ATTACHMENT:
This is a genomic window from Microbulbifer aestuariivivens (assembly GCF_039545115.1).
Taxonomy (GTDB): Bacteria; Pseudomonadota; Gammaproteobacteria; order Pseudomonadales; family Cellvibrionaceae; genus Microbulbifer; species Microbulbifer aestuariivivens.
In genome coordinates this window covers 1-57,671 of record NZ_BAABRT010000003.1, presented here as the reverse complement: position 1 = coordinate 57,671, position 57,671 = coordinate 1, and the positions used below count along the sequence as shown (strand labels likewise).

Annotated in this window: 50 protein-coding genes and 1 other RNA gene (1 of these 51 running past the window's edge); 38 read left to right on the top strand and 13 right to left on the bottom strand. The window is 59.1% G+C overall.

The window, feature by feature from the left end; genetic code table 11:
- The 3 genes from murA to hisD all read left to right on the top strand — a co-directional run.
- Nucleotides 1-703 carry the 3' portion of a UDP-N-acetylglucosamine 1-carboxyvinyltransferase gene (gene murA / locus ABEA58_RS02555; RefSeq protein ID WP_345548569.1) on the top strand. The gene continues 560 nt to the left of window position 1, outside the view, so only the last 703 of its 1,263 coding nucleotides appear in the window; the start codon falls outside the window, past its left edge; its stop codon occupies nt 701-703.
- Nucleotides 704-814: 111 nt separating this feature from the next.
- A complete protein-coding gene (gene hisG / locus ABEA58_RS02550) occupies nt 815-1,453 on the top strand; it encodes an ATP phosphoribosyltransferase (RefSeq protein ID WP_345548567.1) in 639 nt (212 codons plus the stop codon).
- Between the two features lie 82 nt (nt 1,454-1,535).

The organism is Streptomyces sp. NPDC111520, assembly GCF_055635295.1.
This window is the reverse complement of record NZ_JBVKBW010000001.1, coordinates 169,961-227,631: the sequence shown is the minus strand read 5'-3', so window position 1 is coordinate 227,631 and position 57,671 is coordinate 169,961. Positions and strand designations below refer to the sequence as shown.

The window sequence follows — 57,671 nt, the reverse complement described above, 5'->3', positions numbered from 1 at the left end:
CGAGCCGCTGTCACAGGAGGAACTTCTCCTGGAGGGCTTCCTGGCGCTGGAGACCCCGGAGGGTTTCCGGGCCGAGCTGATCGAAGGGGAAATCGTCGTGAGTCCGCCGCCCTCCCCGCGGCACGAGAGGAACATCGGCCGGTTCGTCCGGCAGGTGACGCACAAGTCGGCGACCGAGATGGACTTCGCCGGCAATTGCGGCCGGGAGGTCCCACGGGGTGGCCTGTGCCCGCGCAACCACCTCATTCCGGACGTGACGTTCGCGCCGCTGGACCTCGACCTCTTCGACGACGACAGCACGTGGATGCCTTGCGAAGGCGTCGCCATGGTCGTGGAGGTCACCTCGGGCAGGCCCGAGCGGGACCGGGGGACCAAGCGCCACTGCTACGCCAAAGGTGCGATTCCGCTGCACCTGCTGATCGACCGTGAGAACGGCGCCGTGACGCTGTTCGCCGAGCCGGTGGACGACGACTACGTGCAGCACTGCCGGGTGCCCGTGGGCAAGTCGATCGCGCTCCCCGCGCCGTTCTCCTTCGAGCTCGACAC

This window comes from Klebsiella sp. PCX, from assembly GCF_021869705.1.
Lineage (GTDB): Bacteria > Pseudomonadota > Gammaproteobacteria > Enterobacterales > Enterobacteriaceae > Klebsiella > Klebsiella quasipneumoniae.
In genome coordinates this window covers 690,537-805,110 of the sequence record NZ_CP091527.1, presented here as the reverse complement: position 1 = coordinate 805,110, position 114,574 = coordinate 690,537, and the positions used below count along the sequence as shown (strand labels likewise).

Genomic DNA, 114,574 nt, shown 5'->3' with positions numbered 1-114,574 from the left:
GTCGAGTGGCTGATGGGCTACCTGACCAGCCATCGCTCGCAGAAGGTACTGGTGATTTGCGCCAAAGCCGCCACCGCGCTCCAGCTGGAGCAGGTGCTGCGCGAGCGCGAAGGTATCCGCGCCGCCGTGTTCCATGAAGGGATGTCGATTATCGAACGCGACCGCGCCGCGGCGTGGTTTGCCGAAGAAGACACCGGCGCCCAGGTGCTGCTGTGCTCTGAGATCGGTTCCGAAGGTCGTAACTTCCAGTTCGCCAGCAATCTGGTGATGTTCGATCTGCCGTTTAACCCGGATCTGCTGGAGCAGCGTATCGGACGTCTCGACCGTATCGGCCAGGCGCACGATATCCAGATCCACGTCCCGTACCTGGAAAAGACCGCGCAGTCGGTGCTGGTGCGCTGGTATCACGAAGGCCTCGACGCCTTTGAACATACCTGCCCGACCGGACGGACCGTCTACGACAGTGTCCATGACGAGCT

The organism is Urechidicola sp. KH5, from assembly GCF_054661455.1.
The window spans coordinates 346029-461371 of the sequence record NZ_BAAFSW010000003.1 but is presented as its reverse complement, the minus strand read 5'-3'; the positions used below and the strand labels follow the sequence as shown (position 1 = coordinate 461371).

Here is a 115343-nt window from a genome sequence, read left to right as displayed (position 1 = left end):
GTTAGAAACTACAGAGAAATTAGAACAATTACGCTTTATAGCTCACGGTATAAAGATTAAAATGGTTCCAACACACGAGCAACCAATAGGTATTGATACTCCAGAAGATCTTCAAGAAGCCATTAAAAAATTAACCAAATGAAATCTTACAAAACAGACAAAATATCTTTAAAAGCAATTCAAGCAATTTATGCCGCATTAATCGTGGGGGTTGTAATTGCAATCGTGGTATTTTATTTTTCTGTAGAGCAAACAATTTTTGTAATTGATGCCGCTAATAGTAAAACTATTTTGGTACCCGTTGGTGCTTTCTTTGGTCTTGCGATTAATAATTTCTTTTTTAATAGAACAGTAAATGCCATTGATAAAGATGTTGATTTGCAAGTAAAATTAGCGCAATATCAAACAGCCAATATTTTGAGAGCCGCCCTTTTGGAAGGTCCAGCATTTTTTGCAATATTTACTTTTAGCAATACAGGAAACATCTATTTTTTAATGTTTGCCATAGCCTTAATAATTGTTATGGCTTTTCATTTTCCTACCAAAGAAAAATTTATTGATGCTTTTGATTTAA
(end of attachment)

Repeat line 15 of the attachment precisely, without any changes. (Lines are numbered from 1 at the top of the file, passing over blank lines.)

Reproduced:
This window comes from Klebsiella sp. PCX, from assembly GCF_021869705.1.